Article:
Getting rid of improperly loaded / damaged amunition

Discussion in 'Ammunition & Reloading' started by JGRuby, Jul 18, 2011.

  1. JGRuby

    JGRuby
    Portland Oregon
    New Member

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    Ok
    How do you get rid of defective loaded / loose ammunition that you dont want to shoot but there isnt enough of one type to spend pulling apart. There are odds and ends, corroded and defects from loading. Any thoughts - this must be something others have had to deal with before?

    James Ruby
     
  2. Nwcid

    Nwcid
    Yakima and N of Spokane
    Well-Known Member

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    I usually pull down what I can just so it is safer. The stuff I cant I have a small box I keep it in. When it is full I go out and burry it deep but I have my own property to do that on.
     
  3. svxr8dr

    svxr8dr
    Vancouver, WA
    OathKeeper #004404

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    My local Sherrif's office accepted it. You may want to give them a call.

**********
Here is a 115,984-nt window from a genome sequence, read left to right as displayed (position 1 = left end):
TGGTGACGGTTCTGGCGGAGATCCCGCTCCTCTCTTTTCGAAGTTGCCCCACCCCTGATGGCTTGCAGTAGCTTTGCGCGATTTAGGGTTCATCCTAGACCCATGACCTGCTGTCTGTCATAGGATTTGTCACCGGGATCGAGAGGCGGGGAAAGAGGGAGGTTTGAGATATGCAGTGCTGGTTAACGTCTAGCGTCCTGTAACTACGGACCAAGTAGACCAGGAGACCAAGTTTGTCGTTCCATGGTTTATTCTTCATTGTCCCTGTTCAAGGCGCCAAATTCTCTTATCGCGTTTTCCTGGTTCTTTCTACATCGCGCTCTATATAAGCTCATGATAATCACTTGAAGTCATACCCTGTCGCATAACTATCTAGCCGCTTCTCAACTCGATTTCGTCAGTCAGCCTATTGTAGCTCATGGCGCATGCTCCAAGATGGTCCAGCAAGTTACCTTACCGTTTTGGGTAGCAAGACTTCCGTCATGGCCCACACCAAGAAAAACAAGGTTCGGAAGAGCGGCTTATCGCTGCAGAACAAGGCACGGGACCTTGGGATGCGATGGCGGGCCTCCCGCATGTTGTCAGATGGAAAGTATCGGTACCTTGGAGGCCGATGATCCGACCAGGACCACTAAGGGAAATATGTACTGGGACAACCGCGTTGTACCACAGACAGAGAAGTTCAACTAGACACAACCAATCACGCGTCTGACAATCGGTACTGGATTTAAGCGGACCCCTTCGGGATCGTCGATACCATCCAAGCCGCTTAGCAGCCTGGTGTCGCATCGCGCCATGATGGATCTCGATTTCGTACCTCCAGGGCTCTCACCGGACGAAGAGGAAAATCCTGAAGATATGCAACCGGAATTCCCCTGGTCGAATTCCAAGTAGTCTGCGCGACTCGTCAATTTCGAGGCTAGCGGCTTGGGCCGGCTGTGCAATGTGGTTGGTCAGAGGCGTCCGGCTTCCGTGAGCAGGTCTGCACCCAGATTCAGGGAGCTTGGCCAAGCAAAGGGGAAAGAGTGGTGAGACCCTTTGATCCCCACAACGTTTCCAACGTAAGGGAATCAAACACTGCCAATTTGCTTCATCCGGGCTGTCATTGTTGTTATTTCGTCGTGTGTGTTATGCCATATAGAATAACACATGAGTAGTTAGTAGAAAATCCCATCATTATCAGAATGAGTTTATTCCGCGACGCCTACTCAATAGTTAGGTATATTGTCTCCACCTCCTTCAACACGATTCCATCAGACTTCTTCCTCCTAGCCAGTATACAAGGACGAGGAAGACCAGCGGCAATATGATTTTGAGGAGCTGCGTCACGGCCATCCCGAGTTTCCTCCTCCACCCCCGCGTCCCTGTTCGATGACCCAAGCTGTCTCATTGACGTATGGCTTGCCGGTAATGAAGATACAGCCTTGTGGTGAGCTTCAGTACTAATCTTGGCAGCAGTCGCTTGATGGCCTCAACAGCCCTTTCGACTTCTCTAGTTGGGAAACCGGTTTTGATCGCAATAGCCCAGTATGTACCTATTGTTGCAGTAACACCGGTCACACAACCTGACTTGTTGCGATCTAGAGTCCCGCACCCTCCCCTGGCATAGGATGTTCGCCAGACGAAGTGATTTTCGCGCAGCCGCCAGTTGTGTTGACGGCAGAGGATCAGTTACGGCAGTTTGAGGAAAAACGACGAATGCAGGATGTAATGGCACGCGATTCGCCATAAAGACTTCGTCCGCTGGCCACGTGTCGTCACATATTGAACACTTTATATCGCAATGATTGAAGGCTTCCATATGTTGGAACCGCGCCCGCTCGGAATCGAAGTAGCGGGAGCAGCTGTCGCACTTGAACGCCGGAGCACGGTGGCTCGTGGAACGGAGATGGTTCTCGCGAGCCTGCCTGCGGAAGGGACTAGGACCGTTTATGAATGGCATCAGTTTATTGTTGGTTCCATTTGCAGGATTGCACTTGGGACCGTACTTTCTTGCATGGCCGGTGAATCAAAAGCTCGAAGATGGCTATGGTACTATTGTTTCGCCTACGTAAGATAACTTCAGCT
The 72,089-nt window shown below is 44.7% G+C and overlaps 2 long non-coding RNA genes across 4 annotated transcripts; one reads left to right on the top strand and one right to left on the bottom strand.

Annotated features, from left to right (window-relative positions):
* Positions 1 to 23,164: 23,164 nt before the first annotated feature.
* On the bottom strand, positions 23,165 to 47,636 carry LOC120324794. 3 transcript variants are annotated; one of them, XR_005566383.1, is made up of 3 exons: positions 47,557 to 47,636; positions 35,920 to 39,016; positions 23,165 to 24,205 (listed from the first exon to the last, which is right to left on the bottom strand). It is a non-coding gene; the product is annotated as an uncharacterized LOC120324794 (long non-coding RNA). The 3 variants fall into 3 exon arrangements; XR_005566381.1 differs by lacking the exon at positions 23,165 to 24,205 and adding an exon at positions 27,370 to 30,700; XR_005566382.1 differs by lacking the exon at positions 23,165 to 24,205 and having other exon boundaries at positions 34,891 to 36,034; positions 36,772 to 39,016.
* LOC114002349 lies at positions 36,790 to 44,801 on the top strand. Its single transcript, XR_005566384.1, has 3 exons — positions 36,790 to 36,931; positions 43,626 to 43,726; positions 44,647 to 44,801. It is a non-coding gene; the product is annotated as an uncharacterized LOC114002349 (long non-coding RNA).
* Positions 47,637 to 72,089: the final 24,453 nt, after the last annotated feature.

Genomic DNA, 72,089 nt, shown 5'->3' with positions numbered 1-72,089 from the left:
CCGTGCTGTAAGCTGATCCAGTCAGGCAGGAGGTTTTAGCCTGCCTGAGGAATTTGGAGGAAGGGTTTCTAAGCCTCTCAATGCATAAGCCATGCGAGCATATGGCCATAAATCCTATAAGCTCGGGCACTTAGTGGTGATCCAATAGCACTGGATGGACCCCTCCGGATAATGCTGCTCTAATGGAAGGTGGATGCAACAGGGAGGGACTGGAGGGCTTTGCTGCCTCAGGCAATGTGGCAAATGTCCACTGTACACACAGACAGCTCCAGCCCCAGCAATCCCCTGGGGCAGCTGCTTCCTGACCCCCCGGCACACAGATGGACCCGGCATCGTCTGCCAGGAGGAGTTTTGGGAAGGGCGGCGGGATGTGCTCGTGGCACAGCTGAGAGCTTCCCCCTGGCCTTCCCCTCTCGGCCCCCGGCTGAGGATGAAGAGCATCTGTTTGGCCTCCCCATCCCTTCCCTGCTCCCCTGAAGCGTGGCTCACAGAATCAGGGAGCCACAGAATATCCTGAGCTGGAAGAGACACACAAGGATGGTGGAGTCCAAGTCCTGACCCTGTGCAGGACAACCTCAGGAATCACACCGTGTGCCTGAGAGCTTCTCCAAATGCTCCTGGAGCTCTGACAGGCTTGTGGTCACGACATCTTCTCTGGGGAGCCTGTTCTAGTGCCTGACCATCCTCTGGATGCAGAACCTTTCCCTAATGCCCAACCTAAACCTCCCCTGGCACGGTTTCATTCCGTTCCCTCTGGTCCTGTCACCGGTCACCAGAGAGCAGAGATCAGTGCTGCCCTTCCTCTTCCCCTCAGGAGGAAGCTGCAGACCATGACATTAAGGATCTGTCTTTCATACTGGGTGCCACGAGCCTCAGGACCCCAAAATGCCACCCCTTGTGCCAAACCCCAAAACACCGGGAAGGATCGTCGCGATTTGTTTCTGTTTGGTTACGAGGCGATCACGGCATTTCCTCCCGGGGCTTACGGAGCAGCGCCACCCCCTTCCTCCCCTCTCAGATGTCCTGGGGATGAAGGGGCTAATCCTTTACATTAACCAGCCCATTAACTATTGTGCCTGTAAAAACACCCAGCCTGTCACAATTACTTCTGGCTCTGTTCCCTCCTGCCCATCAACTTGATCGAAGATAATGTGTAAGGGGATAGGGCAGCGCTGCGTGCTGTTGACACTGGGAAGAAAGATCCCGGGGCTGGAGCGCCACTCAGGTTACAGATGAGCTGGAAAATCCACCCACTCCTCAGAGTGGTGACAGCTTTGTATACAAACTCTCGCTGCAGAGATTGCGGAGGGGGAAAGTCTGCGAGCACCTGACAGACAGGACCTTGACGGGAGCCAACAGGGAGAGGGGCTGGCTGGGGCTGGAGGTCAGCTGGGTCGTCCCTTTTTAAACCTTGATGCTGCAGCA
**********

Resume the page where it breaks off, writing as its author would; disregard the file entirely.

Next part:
4. deadshot2

    deadshot2
    NW Quadrant WA State
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    Anything I have that isn't "shooting quality" gets pulled down. Even if I don't reuse the brass or lead it has recycle value. Better to put the couple of bucks in my pocket than to give it to the local PD.
     
  5. AMProducts

    AMProducts
    Maple Valley, WA
    Jerk, Ammo Manufacturer

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    I have a big steel can I use for destroying "questionable" ammo. I take it with me when i go out to the desert throw the ammo inside (no more than about 1/4 full) and throw it in the coals of the campfire and just let it cook off when I'm doing something like cooking dinner. it doesn't have to get too hot, just hot enough to burn off the powder. this can has a few large holes in it to relieve any pressure and is made from 1/4" wall pipe with 1/4" steel welded on either end. The main goal here is to keep fragments from flying out. I usually recover lead/brass/copper this way.